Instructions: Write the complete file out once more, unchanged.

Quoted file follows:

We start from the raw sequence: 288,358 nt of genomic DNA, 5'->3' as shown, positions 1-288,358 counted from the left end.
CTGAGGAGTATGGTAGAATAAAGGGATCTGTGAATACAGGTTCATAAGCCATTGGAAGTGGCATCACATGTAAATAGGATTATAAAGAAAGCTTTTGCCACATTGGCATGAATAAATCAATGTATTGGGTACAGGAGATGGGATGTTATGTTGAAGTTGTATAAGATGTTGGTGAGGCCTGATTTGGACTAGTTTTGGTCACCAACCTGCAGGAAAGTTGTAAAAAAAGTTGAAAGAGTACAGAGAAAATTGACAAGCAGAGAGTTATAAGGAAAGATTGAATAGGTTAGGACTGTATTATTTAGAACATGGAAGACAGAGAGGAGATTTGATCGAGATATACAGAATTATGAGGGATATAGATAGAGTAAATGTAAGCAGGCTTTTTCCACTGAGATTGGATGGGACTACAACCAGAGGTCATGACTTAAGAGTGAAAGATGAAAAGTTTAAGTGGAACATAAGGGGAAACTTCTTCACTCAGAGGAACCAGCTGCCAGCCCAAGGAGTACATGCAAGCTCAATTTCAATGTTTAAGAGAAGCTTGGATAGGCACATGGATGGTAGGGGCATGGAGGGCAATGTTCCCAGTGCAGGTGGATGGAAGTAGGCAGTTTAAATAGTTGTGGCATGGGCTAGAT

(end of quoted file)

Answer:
We start from the raw sequence: 288,358 nt of genomic DNA, 5'->3' as shown, positions 1-288,358 counted from the left end.
CTGAGGAGTATGGTAGAATAAAGGGATCTGTGAATACAGGTTCATAAGCCATTGGAAGTGGCATCACATGTAAATAGGATTATAAAGAAAGCTTTTGCCACATTGGCATGAATAAATCAATGTATTGGGTACAGGAGATGGGATGTTATGTTGAAGTTGTATAAGATGTTGGTGAGGCCTGATTTGGACTAGTTTTGGTCACCAACCTGCAGGAAAGTTGTAAAAAAAGTTGAAAGAGTACAGAGAAAATTGACAAGCAGAGAGTTATAAGGAAAGATTGAATAGGTTAGGACTGTATTATTTAGAACATGGAAGACAGAGAGGAGATTTGATCGAGATATACAGAATTATGAGGGATATAGATAGAGTAAATGTAAGCAGGCTTTTTCCACTGAGATTGGATGGGACTACAACCAGAGGTCATGACTTAAGAGTGAAAGATGAAAAGTTTAAGTGGAACATAAGGGGAAACTTCTTCACTCAGAGGAACCAGCTGCCAGCCCAAGGAGTACATGCAAGCTCAATTTCAATGTTTAAGAGAAGCTTGGATAGGCACATGGATGGTAGGGGCATGGAGGGCAATGTTCCCAGTGCAGGTGGATGGAAGTAGGCAGTTTAAATAGTTGTGGCATGGGCTAGAT